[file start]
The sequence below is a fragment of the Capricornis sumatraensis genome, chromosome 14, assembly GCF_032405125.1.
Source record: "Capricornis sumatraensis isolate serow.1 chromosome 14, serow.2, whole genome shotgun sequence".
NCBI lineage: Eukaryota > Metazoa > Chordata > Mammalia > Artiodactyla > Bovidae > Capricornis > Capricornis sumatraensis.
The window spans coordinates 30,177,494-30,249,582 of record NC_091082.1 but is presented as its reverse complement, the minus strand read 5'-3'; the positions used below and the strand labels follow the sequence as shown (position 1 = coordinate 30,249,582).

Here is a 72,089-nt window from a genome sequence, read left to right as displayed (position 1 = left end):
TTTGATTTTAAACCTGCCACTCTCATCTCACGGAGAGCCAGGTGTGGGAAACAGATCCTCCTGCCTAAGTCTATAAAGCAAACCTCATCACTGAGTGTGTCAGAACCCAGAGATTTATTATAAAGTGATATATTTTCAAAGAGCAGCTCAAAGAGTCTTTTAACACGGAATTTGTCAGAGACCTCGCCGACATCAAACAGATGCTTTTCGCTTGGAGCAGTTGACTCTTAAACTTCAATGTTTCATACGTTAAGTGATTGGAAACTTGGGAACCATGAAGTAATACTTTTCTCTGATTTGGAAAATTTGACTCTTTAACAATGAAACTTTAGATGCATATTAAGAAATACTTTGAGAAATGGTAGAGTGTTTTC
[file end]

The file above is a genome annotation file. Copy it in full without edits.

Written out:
The sequence below is a fragment of the Capricornis sumatraensis genome, chromosome 14, assembly GCF_032405125.1.
Source record: "Capricornis sumatraensis isolate serow.1 chromosome 14, serow.2, whole genome shotgun sequence".
NCBI lineage: Eukaryota > Metazoa > Chordata > Mammalia > Artiodactyla > Bovidae > Capricornis > Capricornis sumatraensis.
The window spans coordinates 30,177,494-30,249,582 of record NC_091082.1 but is presented as its reverse complement, the minus strand read 5'-3'; the positions used below and the strand labels follow the sequence as shown (position 1 = coordinate 30,249,582).

Here is a 72,089-nt window from a genome sequence, read left to right as displayed (position 1 = left end):
TTTGATTTTAAACCTGCCACTCTCATCTCACGGAGAGCCAGGTGTGGGAAACAGATCCTCCTGCCTAAGTCTATAAAGCAAACCTCATCACTGAGTGTGTCAGAACCCAGAGATTTATTATAAAGTGATATATTTTCAAAGAGCAGCTCAAAGAGTCTTTTAACACGGAATTTGTCAGAGACCTCGCCGACATCAAACAGATGCTTTTCGCTTGGAGCAGTTGACTCTTAAACTTCAATGTTTCATACGTTAAGTGATTGGAAACTTGGGAACCATGAAGTAATACTTTTCTCTGATTTGGAAAATTTGACTCTTTAACAATGAAACTTTAGATGCATATTAAGAAATACTTTGAGAAATGGTAGAGTGTTTTC